Feb 26

Oswego Dam

     A little background and more details regarding the purchase of the property adjacent to the Oswego dam which controls the water level of our beloved Lakes Tippecanoe/Oswego/James.

     Back in the early 1960’s, LTPO addressed the issue its members were having with the fluctuating water level of God’s Lake in that every year the “waterfront” seemed to vary from what would now be 15-20 feet from the average shoreline. It was determined that the problem could never be completely solved, as in the title of an old movie “A River Runs Through It,” and thus the immediate upstream water flowing into the lake comes from all the lakes and rivers in three counties covering over 73,000 acres of land upstream from us. However, the lake level could be controlled to a great degree by building a dam at the outflow point of our lake, at the southwest end of Oswego Lake where the Tippecanoe Lakes chain evolves into the Tippecanoe River.

     After much study by the leaders of LTPO in conjunction with the Indiana Department of Natural Resources (DNR) and the U.S. Army Corps Of Engineers, a site was chosen for the dam; the design for the dam was drafted; funds were raised and, under the leadership of LTPO’s president Sterling Stayer, the dam was built, with a dedication ceremony and official “grand opening” being held on October 14, 1964. A commemorative bronze plaque was installed on the dam marking the occasion and remains there 52 years later.

     The dam has served us well over the last 52 years, creating a more constant lake level and avoiding most of the ebb and flow problems of a large river and stream-fed natural lake such as ours. It also laid the ground work for an unprecedented agreement between LTPO and the State of Indiana setting specific lake levels (as determined by the official number of feet above sea level of the lake) at which, in times of high water, the lake will be restricted to “idle speed only” or even “no motorized boating” as well as at what lake level those restrictions will be lifted. The criteria used in establishing these specific levels was based upon at which point the high waters will be likely to cause damage to property and at which point the high waters will be likely to create a risk of injury to human life, respectively.

     About 20 years ago, however, the dam suffered a serious “blow out” which caused the dam to be ineffective, and risked a “complete failure.” At that time the DNR provided what is termed “a temporary patch expected to last three to five years”. The repairs required DNR access over private property. Fortunately, our long time dam keeper Terry Frank was generous in offering his lawn for the needed access, but more than once, his septic system was damaged by the equipment used in making the repairs, which LTPO paid to fix.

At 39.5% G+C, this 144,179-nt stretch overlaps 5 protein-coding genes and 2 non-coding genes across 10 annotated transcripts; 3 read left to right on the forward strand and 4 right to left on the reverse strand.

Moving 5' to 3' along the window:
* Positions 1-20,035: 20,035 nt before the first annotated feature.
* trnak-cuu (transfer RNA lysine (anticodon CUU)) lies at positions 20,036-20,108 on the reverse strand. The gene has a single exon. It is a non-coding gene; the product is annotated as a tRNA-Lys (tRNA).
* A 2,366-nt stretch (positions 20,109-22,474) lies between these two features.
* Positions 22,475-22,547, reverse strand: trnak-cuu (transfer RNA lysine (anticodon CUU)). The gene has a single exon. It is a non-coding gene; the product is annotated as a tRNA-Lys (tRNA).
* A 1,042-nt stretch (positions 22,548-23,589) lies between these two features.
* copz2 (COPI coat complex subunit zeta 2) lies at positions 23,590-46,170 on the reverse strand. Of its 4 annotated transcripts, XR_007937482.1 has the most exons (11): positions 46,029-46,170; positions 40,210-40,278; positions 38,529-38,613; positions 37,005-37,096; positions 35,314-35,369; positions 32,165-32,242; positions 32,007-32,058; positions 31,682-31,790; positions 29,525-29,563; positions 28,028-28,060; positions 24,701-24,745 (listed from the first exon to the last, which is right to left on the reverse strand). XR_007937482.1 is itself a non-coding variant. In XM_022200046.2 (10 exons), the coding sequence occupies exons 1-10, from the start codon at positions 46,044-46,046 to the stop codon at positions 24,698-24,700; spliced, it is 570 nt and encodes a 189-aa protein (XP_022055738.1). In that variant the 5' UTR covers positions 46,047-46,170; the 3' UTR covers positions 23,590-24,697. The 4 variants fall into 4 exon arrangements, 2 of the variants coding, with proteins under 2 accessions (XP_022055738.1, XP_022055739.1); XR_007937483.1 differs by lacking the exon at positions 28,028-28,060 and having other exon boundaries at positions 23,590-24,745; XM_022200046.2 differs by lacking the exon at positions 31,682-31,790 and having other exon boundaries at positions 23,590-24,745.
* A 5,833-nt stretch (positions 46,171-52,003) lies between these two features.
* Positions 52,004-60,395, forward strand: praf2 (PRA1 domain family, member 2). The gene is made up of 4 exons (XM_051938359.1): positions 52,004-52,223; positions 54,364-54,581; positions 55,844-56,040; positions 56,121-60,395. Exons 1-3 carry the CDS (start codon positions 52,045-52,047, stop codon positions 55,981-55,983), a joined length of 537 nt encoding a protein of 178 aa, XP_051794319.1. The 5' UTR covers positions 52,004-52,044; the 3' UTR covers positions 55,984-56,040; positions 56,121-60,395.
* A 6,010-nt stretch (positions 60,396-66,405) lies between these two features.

The DNR now acknowledges the “temporary” repair of the dam has well outlived the expected life expectancy of the repairs, and that the entire dam needs to be replaced. However, there is NO point of access sufficient for all the equipment. In working with LTPO, the DNR ‘s Deputy Director of the Division of Water; the Project Manager/Hydraulic Engineer for the project; and other DNR staff members have met at the lake on multiple occasions with a team of LTPO board members to discuss the issues. The Deputy Director advised our team that since the dam is considered to be for the stabilization of lake levels, and thus is not, technically, a “flood control” dam, it is not the policy of the DNR to pay for access to repair or replace the dam; that it has never done so; that it will not exercise eminent domain; that if access is not provided to repair/replace the dam, it will “walk away from the project”.

     Fortunately, BOD member Connie Anthony learned of the intentions of the owners to sell of the four small “summer cabins” along the south side of the river, and that the property line extends along the entire shore from a point near the OswegoTippecanoe River bridge to well past the eastern edge of the dam site. Recognizing the importance of the site to the goals and mission of LTPO, Connie contacted other members of the LTPO BOD and recommended the Executive Committee address the issue of a possible purchase of the land for the purpose of providing a permanent access easement to the DNR for the repair/replacement and maintenance of the dam. As a noted local realtor, Connie represented LTPO’s interests in negotiating the sale of the property and donated 100% of her share of the commission from the sellers LTPO. THANK YOU CONNIE!! The property was purchased by LTPO, but there is still much work to be done to protect our lake !!!

     The DNR indicates the priority for funding the dam replacement has now been greatly improved as a consequence of our intended donation of the easement, but there is still a considerable amount of the purchase price that remains to be funded before the access can actually be provided. That’s where you come in… Please consider a specific donation to our Land Acquisition Fund to help pay off the balance of the purchase price of the dam site so that if/when the state legislature approves distribution of funds for the replacement of the dam we will be able to immediately move forward to complete the project and avoid a possibly disastrous failure of the dam which could wreak terrible damage to our members by way of property damage, plunge in property value, and even possible personal injury. Your donation may be the best investment you have ever made by a dam sight.


It is not a matter of if the Tippy outflow dam will fail, it is a matter of when it will fail”,

Deputy Director, Indiana DNR, Division of Water

Permanent link to this article: http://ltpo.org/oswego-dam/